Seat of Power is a Periscope series featuring influential leaders of social change. Follow along: #SeatofPower.
Scott Harrison's personal story is unlike many others. Now, you may know him as the founder and CEO of charity: water, a non-profit organization that aims to bring clean water to people around the globe. Back when he was 18 years old, however, Harrison first moved to New York City to follow a different path: he worked as a club promoter, partying and living a 'soulless life' for a decade. You can probably guess what happened next: time away from the city helped Harrison realize that he was meant to do more than what he had been. "I realized that I was leaving a meaningless legacy," he says. "I asked myself what the opposite of my life might look and decided to take one year and volunteer to try and serve the poor." Harrison spent two years in Liberia as a photojournalist on a humanitarian medical mission, and was stunned to find out that people around the world still drink dirty water—especially considering he used to sell $10 bottles of water to people in clubs who wouldn't even end up drinking it.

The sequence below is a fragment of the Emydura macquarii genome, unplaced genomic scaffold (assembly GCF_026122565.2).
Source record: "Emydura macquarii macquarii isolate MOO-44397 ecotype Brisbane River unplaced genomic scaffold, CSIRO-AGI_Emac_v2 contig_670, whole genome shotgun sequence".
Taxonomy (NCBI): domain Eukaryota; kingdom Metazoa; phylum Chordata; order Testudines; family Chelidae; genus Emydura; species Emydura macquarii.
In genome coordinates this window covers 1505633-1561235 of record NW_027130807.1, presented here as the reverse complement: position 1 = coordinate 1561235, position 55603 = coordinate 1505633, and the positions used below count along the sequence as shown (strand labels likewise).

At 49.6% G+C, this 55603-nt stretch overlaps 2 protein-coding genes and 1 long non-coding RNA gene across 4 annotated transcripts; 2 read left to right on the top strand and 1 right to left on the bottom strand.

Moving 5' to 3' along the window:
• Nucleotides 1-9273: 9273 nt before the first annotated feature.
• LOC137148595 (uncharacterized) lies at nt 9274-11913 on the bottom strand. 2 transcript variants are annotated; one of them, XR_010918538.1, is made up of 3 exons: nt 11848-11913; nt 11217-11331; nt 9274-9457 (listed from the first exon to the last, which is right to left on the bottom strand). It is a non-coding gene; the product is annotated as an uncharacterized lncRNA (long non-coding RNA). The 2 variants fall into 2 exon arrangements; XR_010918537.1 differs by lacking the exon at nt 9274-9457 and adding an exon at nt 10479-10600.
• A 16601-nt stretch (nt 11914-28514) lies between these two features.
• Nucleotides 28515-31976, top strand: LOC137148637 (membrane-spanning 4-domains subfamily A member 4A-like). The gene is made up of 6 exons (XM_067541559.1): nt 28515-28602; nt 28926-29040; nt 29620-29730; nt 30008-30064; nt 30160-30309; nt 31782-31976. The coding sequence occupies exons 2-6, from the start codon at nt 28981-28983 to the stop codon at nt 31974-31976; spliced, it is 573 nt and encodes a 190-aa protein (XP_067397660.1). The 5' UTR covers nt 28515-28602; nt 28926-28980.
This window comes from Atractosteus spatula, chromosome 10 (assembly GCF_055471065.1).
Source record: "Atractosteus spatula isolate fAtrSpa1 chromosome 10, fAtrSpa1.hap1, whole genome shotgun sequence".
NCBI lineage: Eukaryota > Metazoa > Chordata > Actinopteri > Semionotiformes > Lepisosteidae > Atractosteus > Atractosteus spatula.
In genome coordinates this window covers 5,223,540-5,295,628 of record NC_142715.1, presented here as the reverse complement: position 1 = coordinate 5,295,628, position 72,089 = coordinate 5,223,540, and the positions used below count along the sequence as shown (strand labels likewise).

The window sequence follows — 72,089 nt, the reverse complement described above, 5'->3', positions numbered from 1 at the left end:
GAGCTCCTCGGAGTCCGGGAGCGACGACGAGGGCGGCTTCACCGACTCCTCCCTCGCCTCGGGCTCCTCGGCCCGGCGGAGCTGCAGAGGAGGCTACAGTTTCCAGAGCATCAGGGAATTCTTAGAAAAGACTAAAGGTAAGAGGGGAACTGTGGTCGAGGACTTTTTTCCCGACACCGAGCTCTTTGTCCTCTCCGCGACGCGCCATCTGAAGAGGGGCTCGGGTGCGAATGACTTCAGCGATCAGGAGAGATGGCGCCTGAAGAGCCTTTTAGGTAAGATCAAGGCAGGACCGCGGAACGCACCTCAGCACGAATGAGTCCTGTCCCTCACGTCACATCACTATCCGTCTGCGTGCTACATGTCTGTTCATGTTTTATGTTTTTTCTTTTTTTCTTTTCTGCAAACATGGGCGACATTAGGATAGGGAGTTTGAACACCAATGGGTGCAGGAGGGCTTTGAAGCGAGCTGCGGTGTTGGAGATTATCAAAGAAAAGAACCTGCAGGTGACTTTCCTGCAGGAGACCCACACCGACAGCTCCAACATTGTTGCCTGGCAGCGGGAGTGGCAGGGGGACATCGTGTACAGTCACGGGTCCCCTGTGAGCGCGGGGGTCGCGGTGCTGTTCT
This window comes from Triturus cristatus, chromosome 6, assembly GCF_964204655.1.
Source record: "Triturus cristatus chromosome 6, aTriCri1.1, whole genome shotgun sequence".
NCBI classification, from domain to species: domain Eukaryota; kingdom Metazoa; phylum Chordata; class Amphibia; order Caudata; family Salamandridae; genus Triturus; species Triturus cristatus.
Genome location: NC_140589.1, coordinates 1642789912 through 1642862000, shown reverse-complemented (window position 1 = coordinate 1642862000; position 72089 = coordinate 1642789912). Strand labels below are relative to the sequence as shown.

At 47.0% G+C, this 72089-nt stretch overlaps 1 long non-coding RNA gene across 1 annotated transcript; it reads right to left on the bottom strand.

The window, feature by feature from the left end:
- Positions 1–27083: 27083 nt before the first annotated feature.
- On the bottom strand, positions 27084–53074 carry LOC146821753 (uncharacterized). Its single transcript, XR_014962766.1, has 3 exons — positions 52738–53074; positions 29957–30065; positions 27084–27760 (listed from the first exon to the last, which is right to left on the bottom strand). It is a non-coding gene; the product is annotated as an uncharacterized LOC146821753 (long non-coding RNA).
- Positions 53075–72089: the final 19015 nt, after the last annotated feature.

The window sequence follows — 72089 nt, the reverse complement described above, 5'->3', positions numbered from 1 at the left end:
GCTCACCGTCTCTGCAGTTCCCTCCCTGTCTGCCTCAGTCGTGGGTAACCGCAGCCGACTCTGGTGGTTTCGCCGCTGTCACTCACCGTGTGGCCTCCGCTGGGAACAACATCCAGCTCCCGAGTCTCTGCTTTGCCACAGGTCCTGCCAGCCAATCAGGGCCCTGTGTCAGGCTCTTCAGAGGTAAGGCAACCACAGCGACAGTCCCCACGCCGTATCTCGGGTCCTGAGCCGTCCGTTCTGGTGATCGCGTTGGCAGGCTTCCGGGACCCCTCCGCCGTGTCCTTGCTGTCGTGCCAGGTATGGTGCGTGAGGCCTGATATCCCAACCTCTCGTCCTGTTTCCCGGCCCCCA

charity: water founder & CEO Scott Harrison sits down for a Seat of Power interview.JON PALMER
Fast forward to the end of 2017, and Harrison's charity: water has become an organization of impressive scale—they have helped over 7.3 million people, he tells me during our interview. With private donors who cover operating costs, they're able to give 100% of what they receive from the public to fund water projects. Especially important to Harrison is accountability, something the organization has focused on and refined over the years. Enter: the idea to launch a donor subscription program, called The Spring, that allows donors to remain connected to the project and up-to-date with progress that charity: water makes.
Stills from The Spring.COURTESY OF CHARITY:WATER
In his 11 years building and running a charity, Harrison maintains that the most challenging part stays the same: "It's getting people to care about the suffering of people thousands of miles away." Many donors first get involved with the cause not because of their personal connection to the global water crisis: instead, they are drawn to the organization's method of giving, says Harrison. "The business model, the transparency, has helped us."